NDE1 over-expressing or mutant yeast.
Found at: doi:10.1371/journal.pone.0010846.s002 (0.58 MB
Neutralization of BiQ free radical generation and
while overexpression of NDE1 enhances sensitivity to BiQs. (A,D)
BiQ7 (B,E) BiQ3, (C,F) BiQ11. Log-phase cultures at an OD600
of 0.1 were treated with different concentrations of corresponding
binaphthoquinones or DMSO over 24h. Relative growth of wild-
type and mutant strains in the presence of binaphthoquinones was
measured against that of the yeast grown in the presence of
DMSO. Growth curves were performed in triplicate and represent
the average of three experiments. *p,0.05 for differences between
wild-type and mutant yeast.
Found at: doi:10.1371/journal.pone.0010846.s003 (0.39 MB
Deletion of nde1 nde2 enhances resistance to BiQs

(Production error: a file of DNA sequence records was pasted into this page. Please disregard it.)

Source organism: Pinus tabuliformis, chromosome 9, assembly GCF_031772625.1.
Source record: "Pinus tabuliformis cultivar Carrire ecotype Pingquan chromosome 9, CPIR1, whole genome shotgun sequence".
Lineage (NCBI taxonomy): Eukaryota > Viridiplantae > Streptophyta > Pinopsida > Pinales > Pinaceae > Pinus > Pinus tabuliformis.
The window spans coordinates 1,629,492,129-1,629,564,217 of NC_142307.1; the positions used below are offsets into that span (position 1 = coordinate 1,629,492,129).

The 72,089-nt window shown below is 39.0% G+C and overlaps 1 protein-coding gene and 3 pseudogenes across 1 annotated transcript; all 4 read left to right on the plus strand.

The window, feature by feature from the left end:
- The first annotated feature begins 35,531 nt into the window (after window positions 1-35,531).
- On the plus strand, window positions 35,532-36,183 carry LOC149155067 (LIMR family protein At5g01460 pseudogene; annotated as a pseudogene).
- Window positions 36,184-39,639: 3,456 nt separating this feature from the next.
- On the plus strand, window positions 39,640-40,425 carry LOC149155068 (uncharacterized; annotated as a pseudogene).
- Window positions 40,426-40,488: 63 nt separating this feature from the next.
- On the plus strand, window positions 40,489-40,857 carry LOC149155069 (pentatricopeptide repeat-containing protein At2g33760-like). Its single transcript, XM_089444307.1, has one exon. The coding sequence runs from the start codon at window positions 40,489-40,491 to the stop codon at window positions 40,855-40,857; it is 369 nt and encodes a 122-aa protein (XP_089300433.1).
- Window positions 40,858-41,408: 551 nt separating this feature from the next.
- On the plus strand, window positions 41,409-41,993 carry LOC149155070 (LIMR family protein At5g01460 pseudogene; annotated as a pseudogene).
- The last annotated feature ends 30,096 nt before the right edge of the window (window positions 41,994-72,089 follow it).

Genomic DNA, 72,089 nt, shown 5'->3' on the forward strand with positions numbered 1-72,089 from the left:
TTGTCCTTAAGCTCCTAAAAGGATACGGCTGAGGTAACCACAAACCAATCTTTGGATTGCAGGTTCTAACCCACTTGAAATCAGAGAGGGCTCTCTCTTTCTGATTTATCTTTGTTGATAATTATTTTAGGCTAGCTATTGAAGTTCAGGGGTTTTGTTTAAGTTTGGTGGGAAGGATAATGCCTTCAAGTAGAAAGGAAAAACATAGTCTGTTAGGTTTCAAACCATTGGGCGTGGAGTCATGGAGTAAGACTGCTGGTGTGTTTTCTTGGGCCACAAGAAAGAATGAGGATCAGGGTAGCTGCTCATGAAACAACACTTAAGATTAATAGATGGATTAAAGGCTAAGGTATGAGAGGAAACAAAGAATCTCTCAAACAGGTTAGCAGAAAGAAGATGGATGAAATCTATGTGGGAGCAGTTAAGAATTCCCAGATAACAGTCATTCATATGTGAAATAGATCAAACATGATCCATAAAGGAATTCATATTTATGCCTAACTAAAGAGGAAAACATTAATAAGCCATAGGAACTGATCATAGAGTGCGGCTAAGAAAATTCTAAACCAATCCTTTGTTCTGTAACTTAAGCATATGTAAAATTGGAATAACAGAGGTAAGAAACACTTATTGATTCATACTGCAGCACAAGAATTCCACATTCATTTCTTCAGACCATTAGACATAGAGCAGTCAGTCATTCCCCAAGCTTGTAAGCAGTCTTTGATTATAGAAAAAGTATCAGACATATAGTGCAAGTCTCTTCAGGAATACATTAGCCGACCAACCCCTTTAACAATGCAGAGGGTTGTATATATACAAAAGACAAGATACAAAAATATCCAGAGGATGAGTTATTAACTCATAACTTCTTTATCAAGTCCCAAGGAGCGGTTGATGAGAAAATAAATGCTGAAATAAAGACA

concentrations of BiQ7 and BiQ3. BiQ7 and BiQ3 hypersensi-
tivity in the deletion strains was measured by assessing growth
defect as compared to DMSO by measuring OD600 (complete
description in Results section of the text). References that describe
haploid deletion strains that are sensitive to BiQ7 and BiQ3 are
described in the text (see Results section for detailed description).
Gene functions and cellular component of corresponding yeast
proteins were obtained from SGD.
Found at: doi:10.1371/journal.pone.0010846.s004 (0.05 MB
Yeast deletion mutants hypersensitive to the IC50
nones. Yeast deletion strains resistant to BiQ7, BiQ11 or BiQ3 at
3, 7 and 7 mM concentrations respectively are listed.
Found at: doi:10.1371/journal.pone.0010846.s005 (0.02 MB
Yeast deletion mutants resistant to binaphthoqui-
We thank the Johns Hopkins Proteomics Core Facility for performing mass
spectrometry and for their help with data interpretation.
Conceived and designed the experiments: MVR. Performed the experi-
ments: AE MVR. Analyzed the data: AE AER KMC MVR. Contributed
reagents/materials/analysis tools: AE YMF MVR. Wrote the paper: AER